(3.4)

and

\begin{aligned} I^{\beta}u(t) =&I^{\beta}\biggl( \int_{0}^{+\infty}G(t,s)h(s)\,ds \biggr) \\ =&I^{\beta}\biggl(- \int_{0}^{t} \frac{(t-s)^{\alpha-1}}{\Gamma(\alpha)}h(s)\,ds+ \frac{\Gamma(\alpha +\beta )t^{\alpha-1}}{\Gamma(\alpha)[\Gamma(\alpha+\beta)-\xi\eta ^{\alpha+\beta-1}]} \biggl[ \int_{0}^{\infty}h(s)\,ds \\ &{}- \int_{0}^{\eta}\frac{\xi(\eta-s)^{\alpha+\beta-1}}{\Gamma(\alpha+\beta )}h(s)\,ds \biggr] \biggr) \\ =&- \int_{0}^{t}\frac{(t-s)^{\alpha+\beta-1}}{\Gamma(\alpha+\beta)}h(s)\,ds + \frac{t^{\alpha+\beta-1}}{[\Gamma(\alpha+\beta)-\xi\eta ^{\alpha+\beta-1}]} \biggl[ \int_{0}^{\infty}h(s)\,ds \\ &{}- \int_{0}^{\eta}\frac{\xi(\eta-s)^{\alpha+\beta-1}}{\Gamma(\alpha+\beta )}h(s)\,ds \biggr]. \end{aligned}
(3.5)

Thus, we can get the relation $$D^{\alpha-1}u(\infty) = \xi I^{\beta}u(\eta)$$.

Finally, applying (3.3), by a simple deduction it follows

\begin{aligned} D^{\alpha}u(t) =&D^{\alpha}\biggl(- \int_{0}^{t} \frac{(t-s)^{\alpha-1}}{\Gamma(\alpha)}h(s)\,ds+ \frac{\Gamma(\alpha +\beta )t^{\alpha-1}}{\Gamma(\alpha)[\Gamma(\alpha+\beta)-\xi\eta ^{\alpha+\beta-1}]} \biggl[ \int_{0}^{\infty}h(s)\,ds \\ &{} - \int_{0}^{\eta}\frac{\xi(\eta-s)^{\alpha+\beta-1}}{\Gamma(\alpha+\beta )}h(s)\,ds \biggr] \biggr) \\ =&-h(t). \end{aligned}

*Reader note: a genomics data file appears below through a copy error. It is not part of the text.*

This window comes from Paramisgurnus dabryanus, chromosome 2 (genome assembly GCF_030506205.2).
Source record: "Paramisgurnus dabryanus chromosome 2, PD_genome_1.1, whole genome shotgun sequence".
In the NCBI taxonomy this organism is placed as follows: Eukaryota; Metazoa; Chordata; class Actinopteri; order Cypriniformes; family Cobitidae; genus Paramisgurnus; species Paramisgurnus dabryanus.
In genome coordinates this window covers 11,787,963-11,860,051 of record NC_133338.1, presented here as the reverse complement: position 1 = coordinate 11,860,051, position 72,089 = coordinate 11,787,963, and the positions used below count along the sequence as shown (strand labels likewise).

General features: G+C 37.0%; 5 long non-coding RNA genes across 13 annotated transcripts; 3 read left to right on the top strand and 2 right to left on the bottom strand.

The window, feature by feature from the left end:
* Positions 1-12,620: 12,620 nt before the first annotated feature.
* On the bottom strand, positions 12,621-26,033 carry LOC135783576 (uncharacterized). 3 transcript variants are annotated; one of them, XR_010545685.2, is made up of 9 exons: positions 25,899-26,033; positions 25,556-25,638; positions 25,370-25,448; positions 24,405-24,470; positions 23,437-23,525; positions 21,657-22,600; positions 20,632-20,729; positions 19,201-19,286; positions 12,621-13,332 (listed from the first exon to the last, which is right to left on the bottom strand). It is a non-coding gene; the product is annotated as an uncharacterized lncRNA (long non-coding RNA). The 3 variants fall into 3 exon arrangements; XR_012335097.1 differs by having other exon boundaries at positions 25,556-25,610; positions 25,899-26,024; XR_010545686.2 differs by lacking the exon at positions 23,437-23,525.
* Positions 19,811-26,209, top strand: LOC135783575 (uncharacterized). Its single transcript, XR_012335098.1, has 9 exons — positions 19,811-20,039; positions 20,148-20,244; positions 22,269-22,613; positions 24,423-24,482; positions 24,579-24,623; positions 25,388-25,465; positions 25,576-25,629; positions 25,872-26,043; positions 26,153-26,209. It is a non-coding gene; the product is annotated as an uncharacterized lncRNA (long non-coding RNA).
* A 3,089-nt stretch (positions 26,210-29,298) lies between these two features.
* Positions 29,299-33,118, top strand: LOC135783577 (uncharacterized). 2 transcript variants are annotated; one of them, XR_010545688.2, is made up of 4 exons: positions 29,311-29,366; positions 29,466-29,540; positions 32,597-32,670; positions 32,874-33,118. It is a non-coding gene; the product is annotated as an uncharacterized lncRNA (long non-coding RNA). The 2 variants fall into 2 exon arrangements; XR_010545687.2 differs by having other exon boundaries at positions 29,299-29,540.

(3.6)

Thus, the proof is complete. □

Through a careful computation, it is easy to obtain the following remark, so we omit its proof.

### Remark 3.1

For $$(s, t)\in J\times J$$, if condition (H1) holds, then we have

$$0\le\frac{G(t,s)}{1+t^{\alpha-1}}\le\frac{\Gamma(\alpha+\beta)}{ \Gamma(\alpha)[\Gamma(\alpha+\beta)-\xi\eta^{\alpha+\beta-1}]}:=L.$$
(3.7)

### Lemma 3.2

If conditions (H2) and (H3) are satisfied, then we have